On the genomics front, the outbreak has demonstrated how quickly bacterial genomics can be run on the current class of instrumentation. BGI Europe knocked off the sequence in a series of Ion Torrent runs in 3 days, and a group at University of Muenster worked at similar speed with the Ion setup as well. Later, sequences have come in from the Illumina and 454 platforms. The public release of this data has engendered a number of public analysis projects.
What is surprising is who is missing from the pack: Pacific Biosciences. PacBio made a splash last winter with a quick run at the Haitian cholera bug and talks from Eric
Schmidt Schadt have suggested biosurveillance as a market of great interest to the company. So it is quite surprising that they haven't made an announcement. Now, it is possible that they are holding back with a view towards publishing in a journal which frowns on advance publicity (let's hope PLoS makes sure to encourage the open analysis effort to publish within their pages!), but I suspect not. More likely is the problem that there just aren't enough PacBio RS instruments in the field, and not enough connections to make sure that PacBio headquarters got a sample quickly.
Contrast this with OpGen, which has now generated a physical map of the outbreak bug. OpGen has a cool single-molecule restriction mapping technology, but one which I think is in very great danger of being overtaken by sequencing-based mapping approaches. OpGen's big challenge is convincing researchers to buy an expensive instrument which does exactly one thing. In particular, PacBio could well start threatening OpGen's market if they can straighten out strobe sequencing, and other approaches (such as HAPPy mapping or colony-free large insert cloning) could also push it out of the way. To succeed, they need to claw out a foothold before those other technologies become common. The real nightmare for OpGen would be for one of the nanopore or electron microscopy sequencing companies to start generating long reads with some useful data.
The public deposition of the Ion Torrent runs also gives an opportunity to get more data on the current state of this platform. I've done a quick analysis of the 7 BGI runs and 8 from U Muenster/Ion by mapping them to one of the available assemblies. For a number of applications, this is an important estimate: how many reads can I expect to get. Both groups had averages a bit over the current spec; 109K for BGI and 143K for UM. But, they also had standard deviations of over 40%. BGI actually had only two runs over the 100K spec, but one of these had 218K mapped reads. Their worst run was 72K mapped reads. UM on the other hand showed wider swings; 3 runs generated >190K mapped reads, but one run topped out at 41K.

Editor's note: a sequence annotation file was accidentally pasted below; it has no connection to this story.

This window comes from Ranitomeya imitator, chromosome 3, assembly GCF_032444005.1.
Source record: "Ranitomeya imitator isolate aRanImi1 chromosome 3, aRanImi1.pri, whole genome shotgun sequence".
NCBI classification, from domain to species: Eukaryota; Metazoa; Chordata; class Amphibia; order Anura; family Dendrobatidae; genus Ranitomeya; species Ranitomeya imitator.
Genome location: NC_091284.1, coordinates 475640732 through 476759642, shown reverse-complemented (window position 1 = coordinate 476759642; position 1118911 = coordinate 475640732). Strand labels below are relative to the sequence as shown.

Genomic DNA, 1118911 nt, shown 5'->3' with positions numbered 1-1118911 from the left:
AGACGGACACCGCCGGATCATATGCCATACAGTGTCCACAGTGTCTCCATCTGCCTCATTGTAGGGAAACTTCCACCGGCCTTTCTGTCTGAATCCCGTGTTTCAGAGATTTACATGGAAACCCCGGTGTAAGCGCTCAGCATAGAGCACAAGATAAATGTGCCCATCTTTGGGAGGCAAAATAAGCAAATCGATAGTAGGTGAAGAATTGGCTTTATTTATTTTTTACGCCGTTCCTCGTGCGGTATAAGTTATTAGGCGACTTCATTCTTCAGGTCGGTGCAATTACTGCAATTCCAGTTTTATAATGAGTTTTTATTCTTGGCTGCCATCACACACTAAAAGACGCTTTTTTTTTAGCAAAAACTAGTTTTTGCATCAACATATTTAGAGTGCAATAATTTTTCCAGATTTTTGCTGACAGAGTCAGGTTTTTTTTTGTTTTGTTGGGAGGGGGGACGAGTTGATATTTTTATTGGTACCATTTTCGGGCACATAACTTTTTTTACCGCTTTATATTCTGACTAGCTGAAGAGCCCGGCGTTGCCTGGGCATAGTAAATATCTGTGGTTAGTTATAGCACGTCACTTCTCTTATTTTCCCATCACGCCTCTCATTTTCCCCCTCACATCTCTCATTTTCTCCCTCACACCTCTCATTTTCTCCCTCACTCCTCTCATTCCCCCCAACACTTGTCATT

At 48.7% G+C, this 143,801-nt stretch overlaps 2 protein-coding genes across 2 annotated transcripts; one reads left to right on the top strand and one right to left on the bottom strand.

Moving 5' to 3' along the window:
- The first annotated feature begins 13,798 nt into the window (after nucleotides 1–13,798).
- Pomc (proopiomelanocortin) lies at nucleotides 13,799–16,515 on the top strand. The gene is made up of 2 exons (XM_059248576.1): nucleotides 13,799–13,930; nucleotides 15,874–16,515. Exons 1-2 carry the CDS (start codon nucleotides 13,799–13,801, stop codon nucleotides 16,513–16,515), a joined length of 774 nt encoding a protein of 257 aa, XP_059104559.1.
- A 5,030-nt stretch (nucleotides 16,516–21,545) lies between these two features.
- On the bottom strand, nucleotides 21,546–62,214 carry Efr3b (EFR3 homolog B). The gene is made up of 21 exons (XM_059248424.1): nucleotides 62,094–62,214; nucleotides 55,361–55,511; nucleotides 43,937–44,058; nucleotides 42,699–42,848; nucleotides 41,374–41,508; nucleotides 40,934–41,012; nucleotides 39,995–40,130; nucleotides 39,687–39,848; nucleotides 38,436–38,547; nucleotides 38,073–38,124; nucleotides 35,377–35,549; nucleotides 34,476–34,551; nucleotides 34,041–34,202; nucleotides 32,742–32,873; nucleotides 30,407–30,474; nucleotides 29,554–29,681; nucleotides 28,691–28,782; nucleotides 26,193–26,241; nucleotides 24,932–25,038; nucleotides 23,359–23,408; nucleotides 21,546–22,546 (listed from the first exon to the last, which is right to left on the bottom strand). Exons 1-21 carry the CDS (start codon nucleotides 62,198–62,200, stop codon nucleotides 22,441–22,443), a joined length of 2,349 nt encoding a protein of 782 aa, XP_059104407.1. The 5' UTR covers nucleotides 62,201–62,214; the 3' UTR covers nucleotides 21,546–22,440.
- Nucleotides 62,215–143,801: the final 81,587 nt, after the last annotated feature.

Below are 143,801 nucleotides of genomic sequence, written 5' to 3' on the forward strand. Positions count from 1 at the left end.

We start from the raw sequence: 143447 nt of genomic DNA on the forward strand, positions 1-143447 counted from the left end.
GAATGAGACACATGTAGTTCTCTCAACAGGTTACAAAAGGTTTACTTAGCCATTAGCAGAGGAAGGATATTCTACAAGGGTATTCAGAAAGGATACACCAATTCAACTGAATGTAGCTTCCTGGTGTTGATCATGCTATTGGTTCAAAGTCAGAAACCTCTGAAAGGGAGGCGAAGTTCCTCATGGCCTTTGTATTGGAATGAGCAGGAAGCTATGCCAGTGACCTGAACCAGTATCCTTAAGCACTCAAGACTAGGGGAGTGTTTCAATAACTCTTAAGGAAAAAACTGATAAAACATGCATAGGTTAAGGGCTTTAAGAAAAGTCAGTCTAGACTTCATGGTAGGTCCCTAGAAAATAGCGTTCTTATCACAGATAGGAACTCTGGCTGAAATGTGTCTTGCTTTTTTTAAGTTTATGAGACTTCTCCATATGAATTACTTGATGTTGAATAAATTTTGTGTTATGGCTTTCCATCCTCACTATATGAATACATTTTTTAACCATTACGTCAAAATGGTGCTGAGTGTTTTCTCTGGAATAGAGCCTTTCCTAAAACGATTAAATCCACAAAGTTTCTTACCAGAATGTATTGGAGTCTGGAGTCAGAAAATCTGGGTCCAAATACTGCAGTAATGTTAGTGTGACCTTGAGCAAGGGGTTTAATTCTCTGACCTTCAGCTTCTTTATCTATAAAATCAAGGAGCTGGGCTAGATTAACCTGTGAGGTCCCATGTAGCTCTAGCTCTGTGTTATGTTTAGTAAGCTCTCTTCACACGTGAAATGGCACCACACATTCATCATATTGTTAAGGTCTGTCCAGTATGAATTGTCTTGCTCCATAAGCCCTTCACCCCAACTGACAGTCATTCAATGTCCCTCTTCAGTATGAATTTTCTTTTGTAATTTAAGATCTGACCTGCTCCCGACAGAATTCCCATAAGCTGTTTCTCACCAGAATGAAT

Useful read lengths, estimated by summing the number of match positions in the CIGAR strings for mapped reads, varied quite a bit as well. BGI had between 40 and 68% of their mapped reads delivering 100+ alignable bases, whereas for UM this range was 27-41%. Neither saw a run where fewer than 60% of the mappable reads had fewer than 80 mappable bases.
I haven't tried to calculate error rates. Yes, that's a huge omission, but the problem is I'm not a specialist in E.coli any more (and haven't been for a long time) and am not sure what to trust in the assemblies. So I'll leave that to others.
Jonathon Rothberg apparently spoke at the Personal Genomics meeting here in Boston (I'm saving my conference time & fees for the big cancer genomics meeting next week, so I must rely on press reports for the Personal Genomics meeting) and sketched more grand vistas for Ion Torrent performance: 400 reads by year end, $1000 human genomes early next year and other tantalizing dreams. But it's too late to dissect those now; perhaps tomorrow night.
[Corrected Jun 16th to fix the stupid name substitution I made in the original, as pointed out by Karol. Very embarrassing, especially with the high frequency that my own name is mutated]